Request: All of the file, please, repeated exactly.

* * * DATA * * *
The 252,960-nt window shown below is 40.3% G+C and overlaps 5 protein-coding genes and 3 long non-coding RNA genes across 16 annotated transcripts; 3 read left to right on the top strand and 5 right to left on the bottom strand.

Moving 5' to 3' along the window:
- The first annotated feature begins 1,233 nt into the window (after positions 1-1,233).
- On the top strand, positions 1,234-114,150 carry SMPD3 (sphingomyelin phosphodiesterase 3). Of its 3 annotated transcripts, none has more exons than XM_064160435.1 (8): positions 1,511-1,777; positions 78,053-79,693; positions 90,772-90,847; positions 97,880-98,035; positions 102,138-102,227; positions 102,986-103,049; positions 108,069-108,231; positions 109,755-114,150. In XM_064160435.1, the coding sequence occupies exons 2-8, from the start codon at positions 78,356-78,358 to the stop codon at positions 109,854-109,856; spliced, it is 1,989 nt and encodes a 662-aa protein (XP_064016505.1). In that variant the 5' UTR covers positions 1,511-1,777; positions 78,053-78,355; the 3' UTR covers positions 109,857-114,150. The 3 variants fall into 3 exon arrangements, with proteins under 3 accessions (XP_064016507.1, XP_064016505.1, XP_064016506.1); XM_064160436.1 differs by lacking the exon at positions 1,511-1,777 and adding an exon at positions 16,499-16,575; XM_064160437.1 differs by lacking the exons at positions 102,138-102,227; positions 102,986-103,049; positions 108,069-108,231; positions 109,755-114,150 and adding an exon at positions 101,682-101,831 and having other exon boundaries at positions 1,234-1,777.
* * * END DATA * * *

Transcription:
The 252,960-nt window shown below is 40.3% G+C and overlaps 5 protein-coding genes and 3 long non-coding RNA genes across 16 annotated transcripts; 3 read left to right on the top strand and 5 right to left on the bottom strand.

Moving 5' to 3' along the window:
- The first annotated feature begins 1,233 nt into the window (after positions 1-1,233).
- On the top strand, positions 1,234-114,150 carry SMPD3 (sphingomyelin phosphodiesterase 3). Of its 3 annotated transcripts, none has more exons than XM_064160435.1 (8): positions 1,511-1,777; positions 78,053-79,693; positions 90,772-90,847; positions 97,880-98,035; positions 102,138-102,227; positions 102,986-103,049; positions 108,069-108,231; positions 109,755-114,150. In XM_064160435.1, the coding sequence occupies exons 2-8, from the start codon at positions 78,356-78,358 to the stop codon at positions 109,854-109,856; spliced, it is 1,989 nt and encodes a 662-aa protein (XP_064016505.1). In that variant the 5' UTR covers positions 1,511-1,777; positions 78,053-78,355; the 3' UTR covers positions 109,857-114,150. The 3 variants fall into 3 exon arrangements, with proteins under 3 accessions (XP_064016507.1, XP_064016505.1, XP_064016506.1); XM_064160436.1 differs by lacking the exon at positions 1,511-1,777 and adding an exon at positions 16,499-16,575; XM_064160437.1 differs by lacking the exons at positions 102,138-102,227; positions 102,986-103,049; positions 108,069-108,231; positions 109,755-114,150 and adding an exon at positions 101,682-101,831 and having other exon boundaries at positions 1,234-1,777.